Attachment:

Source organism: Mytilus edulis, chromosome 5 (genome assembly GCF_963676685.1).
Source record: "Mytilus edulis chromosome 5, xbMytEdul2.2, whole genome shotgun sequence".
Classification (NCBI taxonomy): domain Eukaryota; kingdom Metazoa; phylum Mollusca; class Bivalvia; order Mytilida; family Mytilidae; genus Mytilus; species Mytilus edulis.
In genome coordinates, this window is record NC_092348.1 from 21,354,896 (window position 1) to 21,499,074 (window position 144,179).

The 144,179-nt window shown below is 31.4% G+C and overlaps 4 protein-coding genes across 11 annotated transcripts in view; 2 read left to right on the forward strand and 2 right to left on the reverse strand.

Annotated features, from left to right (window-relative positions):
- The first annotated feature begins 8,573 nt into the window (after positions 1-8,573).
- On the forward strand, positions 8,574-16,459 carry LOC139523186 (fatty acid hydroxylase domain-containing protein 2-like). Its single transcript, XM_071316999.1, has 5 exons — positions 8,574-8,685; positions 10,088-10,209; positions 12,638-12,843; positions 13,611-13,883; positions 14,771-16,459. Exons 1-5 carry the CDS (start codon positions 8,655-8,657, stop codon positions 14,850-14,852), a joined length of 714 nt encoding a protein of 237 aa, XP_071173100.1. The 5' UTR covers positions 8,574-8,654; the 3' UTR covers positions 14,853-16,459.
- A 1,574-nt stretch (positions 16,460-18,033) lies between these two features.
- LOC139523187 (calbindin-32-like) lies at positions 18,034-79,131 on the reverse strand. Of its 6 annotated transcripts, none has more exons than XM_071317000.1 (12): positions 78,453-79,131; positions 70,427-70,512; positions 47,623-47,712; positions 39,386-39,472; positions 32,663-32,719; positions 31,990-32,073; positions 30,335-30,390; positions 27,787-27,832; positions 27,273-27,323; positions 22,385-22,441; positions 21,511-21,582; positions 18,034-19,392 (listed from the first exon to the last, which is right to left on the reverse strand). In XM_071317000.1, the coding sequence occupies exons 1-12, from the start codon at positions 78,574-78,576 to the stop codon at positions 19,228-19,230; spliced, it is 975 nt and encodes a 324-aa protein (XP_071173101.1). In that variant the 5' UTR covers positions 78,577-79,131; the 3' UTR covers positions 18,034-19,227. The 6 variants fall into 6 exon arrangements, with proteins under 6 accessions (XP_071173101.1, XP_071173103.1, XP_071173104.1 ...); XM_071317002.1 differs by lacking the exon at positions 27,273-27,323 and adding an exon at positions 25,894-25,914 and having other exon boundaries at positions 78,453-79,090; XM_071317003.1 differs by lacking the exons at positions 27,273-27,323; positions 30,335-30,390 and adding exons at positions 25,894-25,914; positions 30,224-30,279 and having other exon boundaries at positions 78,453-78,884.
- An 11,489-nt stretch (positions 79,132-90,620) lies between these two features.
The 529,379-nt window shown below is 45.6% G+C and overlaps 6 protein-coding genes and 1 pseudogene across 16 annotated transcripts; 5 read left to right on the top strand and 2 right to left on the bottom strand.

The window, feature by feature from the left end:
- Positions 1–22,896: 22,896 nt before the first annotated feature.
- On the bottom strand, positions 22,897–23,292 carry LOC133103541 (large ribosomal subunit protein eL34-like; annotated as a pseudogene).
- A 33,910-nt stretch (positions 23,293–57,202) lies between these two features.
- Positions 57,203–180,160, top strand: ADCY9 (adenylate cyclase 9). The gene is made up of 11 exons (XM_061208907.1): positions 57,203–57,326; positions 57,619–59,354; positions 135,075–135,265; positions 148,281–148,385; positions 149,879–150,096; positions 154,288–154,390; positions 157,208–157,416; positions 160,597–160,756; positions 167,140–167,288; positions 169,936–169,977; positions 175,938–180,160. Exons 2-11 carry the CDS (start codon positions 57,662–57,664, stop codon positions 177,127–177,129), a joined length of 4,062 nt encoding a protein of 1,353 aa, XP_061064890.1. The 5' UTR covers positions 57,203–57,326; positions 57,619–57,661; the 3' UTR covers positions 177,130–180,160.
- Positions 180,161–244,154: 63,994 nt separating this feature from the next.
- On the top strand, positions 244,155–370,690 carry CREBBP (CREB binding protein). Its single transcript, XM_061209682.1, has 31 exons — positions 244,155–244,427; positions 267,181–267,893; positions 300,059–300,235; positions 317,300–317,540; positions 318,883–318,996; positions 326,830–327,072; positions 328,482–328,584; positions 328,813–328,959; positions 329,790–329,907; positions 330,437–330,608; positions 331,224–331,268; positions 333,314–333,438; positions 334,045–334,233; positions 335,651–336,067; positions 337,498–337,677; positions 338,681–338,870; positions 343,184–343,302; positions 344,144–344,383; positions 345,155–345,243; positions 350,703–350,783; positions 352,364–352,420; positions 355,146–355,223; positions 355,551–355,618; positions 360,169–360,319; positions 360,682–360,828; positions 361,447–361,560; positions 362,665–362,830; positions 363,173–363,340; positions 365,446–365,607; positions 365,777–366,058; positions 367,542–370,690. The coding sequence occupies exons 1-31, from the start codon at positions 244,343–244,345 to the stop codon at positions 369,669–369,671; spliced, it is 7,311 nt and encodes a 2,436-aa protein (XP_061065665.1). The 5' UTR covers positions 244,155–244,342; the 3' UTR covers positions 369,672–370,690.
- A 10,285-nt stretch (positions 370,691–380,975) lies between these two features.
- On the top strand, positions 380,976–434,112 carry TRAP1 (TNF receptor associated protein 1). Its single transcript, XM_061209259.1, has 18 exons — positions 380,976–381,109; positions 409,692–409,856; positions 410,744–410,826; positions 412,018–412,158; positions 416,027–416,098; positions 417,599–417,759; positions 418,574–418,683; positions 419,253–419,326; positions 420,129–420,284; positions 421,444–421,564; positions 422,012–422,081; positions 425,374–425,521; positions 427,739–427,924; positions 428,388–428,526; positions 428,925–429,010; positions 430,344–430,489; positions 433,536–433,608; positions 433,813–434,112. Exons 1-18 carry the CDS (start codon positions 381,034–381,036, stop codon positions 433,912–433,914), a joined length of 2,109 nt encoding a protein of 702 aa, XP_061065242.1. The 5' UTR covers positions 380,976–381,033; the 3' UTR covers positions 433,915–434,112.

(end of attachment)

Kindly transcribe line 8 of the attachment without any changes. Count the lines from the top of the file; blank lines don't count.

- On the forward strand, positions 8,574-16,459 carry LOC139523186 (fatty acid hydroxylase domain-containing protein 2-like). Its single transcript, XM_071316999.1, has 5 exons — positions 8,574-8,685; positions 10,088-10,209; positions 12,638-12,843; positions 13,611-13,883; positions 14,771-16,459. Exons 1-5 carry the CDS (start codon positions 8,655-8,657, stop codon positions 14,850-14,852), a joined length of 714 nt encoding a protein of 237 aa, XP_071173100.1. The 5' UTR covers positions 8,574-8,654; the 3' UTR covers positions 14,853-16,459.